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The Anti-inflammatory and Other Physiological Modulating Effects of Naturally Occurring Xanthones
by Alfred Garbutt, D.C., D.A.C.R.B., D.A.B.C.N., D.A.A.P.M., D.A.B.D.A., F.A.C.C.R.S.

Since aging, diabetes mellitus, cancers, cardiovascular diseases, autoimmune disorders, asthma, COPD, post-operative states and so many other disorders have inflammation as a significant complication or as their cause then as health care providers, the safe control of inflammation should be one of our primary endeavors. NSAIDs are not a safe means for long-term control of inflammation, therefore, the mangosteen whole fruit and its xanthones with virtually no side effects should be seriously considered as a therapeutic modality.

Evidence Acquisition:
Reference data was gathered from the U.S. National Library of Medicine and National Institutes of Health databases at pubmed.com and from the book “The Xanthone Effect” by David A. Morton, Ph.D., Phytoceutical Research, LLC.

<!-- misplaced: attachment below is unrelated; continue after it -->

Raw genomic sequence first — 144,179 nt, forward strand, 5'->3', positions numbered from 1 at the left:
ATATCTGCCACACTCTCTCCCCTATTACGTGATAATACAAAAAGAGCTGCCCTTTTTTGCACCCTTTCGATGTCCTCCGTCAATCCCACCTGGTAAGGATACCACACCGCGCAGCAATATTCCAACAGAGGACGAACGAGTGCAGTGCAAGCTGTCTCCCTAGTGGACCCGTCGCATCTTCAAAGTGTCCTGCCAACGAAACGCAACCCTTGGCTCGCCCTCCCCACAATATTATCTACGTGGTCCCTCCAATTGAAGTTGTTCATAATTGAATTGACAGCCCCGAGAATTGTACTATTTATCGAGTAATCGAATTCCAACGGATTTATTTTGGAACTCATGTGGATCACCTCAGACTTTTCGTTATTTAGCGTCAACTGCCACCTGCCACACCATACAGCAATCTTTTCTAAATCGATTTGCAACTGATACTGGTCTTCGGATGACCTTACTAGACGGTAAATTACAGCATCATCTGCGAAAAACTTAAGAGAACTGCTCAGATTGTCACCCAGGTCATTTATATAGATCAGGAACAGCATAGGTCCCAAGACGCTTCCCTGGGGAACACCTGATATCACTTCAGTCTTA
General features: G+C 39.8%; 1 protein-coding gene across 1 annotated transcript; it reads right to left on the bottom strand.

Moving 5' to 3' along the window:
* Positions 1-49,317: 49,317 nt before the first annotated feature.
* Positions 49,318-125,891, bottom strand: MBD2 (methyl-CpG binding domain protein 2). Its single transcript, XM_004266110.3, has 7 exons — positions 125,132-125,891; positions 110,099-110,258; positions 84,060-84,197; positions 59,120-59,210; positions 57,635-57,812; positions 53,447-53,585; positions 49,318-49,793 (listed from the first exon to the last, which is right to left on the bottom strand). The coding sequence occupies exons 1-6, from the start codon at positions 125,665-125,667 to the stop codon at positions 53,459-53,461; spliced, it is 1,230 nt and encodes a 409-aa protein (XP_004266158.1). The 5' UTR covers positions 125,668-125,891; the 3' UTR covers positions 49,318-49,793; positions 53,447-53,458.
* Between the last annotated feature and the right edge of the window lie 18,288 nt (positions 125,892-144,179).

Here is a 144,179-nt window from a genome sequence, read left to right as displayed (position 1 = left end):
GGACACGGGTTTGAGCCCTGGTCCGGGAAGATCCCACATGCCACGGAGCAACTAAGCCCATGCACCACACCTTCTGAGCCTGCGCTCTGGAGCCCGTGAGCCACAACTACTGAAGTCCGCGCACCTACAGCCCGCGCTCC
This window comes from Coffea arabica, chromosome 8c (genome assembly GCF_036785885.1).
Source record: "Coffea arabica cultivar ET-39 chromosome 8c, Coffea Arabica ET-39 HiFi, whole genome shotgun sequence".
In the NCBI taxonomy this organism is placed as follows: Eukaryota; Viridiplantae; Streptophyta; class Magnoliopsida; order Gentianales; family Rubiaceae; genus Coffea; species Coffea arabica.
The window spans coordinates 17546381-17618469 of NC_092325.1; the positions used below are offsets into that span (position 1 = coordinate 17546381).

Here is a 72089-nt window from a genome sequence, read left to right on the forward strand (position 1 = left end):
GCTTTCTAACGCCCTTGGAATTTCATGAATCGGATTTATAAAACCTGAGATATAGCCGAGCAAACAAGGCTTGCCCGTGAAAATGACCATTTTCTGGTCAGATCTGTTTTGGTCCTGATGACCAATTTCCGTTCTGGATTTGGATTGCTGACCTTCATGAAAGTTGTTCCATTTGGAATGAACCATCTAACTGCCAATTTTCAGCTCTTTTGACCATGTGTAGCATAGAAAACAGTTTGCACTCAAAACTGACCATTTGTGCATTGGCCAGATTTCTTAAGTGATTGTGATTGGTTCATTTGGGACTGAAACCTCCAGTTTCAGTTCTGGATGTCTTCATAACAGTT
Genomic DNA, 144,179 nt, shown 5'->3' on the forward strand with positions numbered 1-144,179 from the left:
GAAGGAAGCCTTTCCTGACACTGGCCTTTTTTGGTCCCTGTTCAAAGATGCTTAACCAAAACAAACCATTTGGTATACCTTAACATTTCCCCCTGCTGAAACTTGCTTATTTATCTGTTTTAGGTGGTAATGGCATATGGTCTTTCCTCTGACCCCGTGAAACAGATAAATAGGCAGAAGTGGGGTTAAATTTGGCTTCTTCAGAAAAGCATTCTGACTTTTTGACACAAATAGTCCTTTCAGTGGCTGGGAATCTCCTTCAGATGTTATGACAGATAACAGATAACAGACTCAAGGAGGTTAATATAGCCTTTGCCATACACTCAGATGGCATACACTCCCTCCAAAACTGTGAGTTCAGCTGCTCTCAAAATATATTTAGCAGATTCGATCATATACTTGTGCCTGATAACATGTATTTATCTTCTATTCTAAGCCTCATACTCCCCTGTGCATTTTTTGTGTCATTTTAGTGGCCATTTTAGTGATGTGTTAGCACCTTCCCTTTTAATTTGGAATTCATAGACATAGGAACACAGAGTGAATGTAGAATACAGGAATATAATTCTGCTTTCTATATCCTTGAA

Xanthones are a group of biologically active chemicals that predominately naturally occur in the fruit of the Garcinia mangostana plant, commonly referred to as mangosteen. A German scientist by the name of Schmidt in 1855 isolated the first of this group of chemicals and created the word xanthone, which comes from xanthos, the Greek word for yellow.

Western medicine and alternative health care has not until recent times even heard of xanthones or mangosteen
due to the plant being so restricted in its growth to the tropics, especially the Southeast Asian region.
If you go to http://pubmed.com you will find over 1,500 xanthone related abstract references, at least 73 found under mangosteen and 65 under Garcinia mangostana.

There has been at least 46 xanthones isolated in the mangosteen fruit, primarily in the pericarp (rind). These xanthones have the same structural skeleton made up of two benzene rings joined by a carbonyl and an oxygen molecule. This configuration along with the type and position of attached chemical groups will give each type of xanthone its unique properties. This is why xanthones can be involved in such a variety of different physiological activities. Research from around the world has and is showing that xanthones have anti-inflammatory, antihistamine, anti-oxidant, immune modulating, anti-microbial and tumor shrinking properties.